The opinion of the court was delivered by: Dennis L. Beck United States Magistrate Judge
FINDINGS AND RECOMMENDATIONS RECOMMENDING DISMISSAL OF ACTION, WITHOUT PREJUDICE, FOR FAILURE TO STATE A CLAIM UNDER SECTION 1983
OBJECTIONS DUE WITHIN THIRTY DAYS
Findings and Recommendations Following Screening of Complaint
Plaintiff Roger Winston Quilalang ("Plaintiff") is a state prisoner proceeding pro se and in forma pauperis in this civil rights action pursuant to 42 U.S.C. § 1983. Plaintiff filed this action on March 11, 2008.
The Court is required to screen complaints brought by prisoners seeking relief against a governmental entity or officer or employee of a governmental entity. 28 U.S.C. § 1915A(a). The Court must dismiss a complaint or portion thereof if the prisoner has raised claims that are legally "frivolous or malicious," that fail to state a claim upon which relief may be granted, or that seek monetary relief from a defendant who is immune from such relief. 28 U.S.C. § 1915A(b)(1),(2). "Notwithstanding any filing fee, or any portion thereof, that may have been paid, the court shall dismiss the case at any time if the court determines that . . . the action or appeal . . . fails to state a claim upon which relief may be granted." 28 U.S.C. § 1915(e)(2)(B)(ii).
II. Summary of Plaintiff's Complaint
Plaintiff is currently housed at Avenal State Prison, where the events at issue in this action occurred. Plaintiff names Warden James Hartley and the Chairman of the Board of Parole Hearings as defendants. Plaintiff seeks equitable relief.
Plaintiff states that on June 25, 2003, he appeared before the Board of Parole Hearings and was denied parole for three years. Plaintiff states that he again appeared on August 29, 2006, and was again denied parole for three years. Plaintiff alleges that defendants have thus extended his sentence by six years. Plaintiff states that defendants refused to apply his good time credits to his six years, and that defendant Hartley stripped Plaintiff of his credit earning status. Plaintiff alleges a violation of the Due Process Clause of the Fourteenth Amendment.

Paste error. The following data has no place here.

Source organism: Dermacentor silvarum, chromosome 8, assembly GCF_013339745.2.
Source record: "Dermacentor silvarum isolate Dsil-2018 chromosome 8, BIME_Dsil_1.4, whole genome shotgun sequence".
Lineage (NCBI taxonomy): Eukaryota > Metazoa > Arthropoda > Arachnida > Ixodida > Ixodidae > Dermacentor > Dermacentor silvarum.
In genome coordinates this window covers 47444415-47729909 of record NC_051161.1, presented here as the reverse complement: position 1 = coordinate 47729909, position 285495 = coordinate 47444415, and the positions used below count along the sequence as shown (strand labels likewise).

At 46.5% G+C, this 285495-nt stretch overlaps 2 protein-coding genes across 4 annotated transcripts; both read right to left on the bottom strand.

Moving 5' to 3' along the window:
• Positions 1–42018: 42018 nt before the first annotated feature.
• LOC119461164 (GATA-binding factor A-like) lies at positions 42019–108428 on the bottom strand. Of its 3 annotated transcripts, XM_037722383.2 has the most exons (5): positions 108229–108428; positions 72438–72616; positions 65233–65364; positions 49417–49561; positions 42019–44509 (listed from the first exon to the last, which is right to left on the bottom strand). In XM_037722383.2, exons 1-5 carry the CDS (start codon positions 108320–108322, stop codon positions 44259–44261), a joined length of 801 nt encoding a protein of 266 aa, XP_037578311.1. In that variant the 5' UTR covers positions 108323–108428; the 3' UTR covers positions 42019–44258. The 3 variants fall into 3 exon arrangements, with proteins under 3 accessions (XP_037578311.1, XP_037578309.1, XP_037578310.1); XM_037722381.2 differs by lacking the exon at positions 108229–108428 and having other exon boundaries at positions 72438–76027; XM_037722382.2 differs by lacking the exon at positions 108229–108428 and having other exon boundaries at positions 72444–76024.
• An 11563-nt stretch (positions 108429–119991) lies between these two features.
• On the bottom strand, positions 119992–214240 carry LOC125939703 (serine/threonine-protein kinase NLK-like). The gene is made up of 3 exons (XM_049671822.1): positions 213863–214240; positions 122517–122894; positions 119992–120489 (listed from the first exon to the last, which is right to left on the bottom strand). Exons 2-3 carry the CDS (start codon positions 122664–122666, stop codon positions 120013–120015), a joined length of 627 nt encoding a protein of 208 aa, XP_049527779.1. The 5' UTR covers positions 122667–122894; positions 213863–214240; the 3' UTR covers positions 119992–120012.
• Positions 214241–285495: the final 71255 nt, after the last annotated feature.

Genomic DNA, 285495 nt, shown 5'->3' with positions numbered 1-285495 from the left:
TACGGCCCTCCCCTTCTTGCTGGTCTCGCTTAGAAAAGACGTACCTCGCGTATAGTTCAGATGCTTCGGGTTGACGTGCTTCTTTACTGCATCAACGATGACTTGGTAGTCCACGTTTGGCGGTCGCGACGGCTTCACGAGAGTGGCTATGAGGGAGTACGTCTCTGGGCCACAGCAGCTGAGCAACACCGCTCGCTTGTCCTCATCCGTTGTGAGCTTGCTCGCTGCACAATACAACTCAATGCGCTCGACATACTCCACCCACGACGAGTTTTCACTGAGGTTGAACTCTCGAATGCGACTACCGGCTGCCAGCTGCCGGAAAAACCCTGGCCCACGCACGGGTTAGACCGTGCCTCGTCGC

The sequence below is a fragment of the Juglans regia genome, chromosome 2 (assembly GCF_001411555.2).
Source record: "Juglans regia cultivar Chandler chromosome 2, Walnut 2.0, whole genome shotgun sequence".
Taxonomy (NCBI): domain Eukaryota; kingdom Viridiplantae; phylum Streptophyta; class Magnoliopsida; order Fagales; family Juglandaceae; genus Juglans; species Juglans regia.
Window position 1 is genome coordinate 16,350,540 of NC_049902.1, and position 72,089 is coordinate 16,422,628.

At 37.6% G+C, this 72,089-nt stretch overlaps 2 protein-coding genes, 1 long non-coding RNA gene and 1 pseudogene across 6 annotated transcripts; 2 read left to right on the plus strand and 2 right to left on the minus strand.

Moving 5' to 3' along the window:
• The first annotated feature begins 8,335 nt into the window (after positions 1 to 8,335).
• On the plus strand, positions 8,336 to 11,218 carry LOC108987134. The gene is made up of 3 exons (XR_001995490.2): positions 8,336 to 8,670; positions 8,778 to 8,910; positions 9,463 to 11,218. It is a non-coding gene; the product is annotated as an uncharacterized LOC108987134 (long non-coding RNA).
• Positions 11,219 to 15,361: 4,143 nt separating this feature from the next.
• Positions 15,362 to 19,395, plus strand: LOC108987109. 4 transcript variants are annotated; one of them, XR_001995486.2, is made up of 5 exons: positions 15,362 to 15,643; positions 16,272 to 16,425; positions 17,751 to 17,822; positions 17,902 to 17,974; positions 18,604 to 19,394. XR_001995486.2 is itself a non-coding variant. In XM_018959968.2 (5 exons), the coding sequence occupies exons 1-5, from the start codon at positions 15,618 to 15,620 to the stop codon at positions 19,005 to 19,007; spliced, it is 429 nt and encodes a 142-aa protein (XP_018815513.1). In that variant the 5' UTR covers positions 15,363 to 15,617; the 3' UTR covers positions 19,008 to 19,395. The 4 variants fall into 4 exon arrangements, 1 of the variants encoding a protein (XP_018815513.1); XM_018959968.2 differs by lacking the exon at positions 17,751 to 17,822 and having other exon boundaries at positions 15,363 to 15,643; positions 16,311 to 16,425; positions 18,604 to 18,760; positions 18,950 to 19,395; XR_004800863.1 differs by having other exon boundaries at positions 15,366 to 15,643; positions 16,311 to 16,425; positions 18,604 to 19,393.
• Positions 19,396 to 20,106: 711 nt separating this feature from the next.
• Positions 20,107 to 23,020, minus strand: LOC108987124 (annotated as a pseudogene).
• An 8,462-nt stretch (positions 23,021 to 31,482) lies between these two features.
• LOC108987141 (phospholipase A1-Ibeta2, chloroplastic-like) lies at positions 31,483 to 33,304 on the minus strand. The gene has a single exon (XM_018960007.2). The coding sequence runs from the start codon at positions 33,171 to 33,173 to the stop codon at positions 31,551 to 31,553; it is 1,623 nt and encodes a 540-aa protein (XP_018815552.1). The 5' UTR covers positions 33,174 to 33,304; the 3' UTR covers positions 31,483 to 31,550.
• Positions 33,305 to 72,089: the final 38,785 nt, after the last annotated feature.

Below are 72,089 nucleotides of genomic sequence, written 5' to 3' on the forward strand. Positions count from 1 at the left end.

When a prisoner challenges the legality or duration of his custody, or raises a constitutional challenge which could entitle him to an earlier release, his sole federal remedy is a writ of habeas corpus. Wilkinson v. Dotson, 544 U.S. 74, 125 S.Ct. 1242, 1245-48 (2005); Preiser v. Rodriguez, 411 U.S. 475 (1973); Young v. Kenny, 907 F.2d 874 (9th Cir. 1990), cert. denied 11 S.Ct. 1090 (1991). Moreover, when seeking relief for an allegedly unconstitutional conviction or imprisonment, "a § 1983 plaintiff must prove that the conviction or sentence has been reversed on direct appeal, expunged by executive order, declared invalid by a state tribunal authorized to make such determination, or called into question by a federal court's issuance of a writ of habeas corpus, 28 U.S.C. § 2254." Heck v. Humphrey, 512 U.S. 477, 487-88 (1994). "A claim . . . bearing that relationship to a conviction or sentence that has not been so invalidated is not cognizable under § 1983." Id. at 488.
Plaintiff is challenging defendants' refusal to apply his work time credits and therefore challenging the duration of his custody. Plaintiff's reliance on a civil rights suit under section 1983 is misplaced.
In addition, prisoners have no liberty interest in earning work time credits or participating in work programs. Toussaint v. McCarthy, 801 F.2d 1080, 1094-95 (9th Cir. 1986). Plaintiff fails to state a claim for ...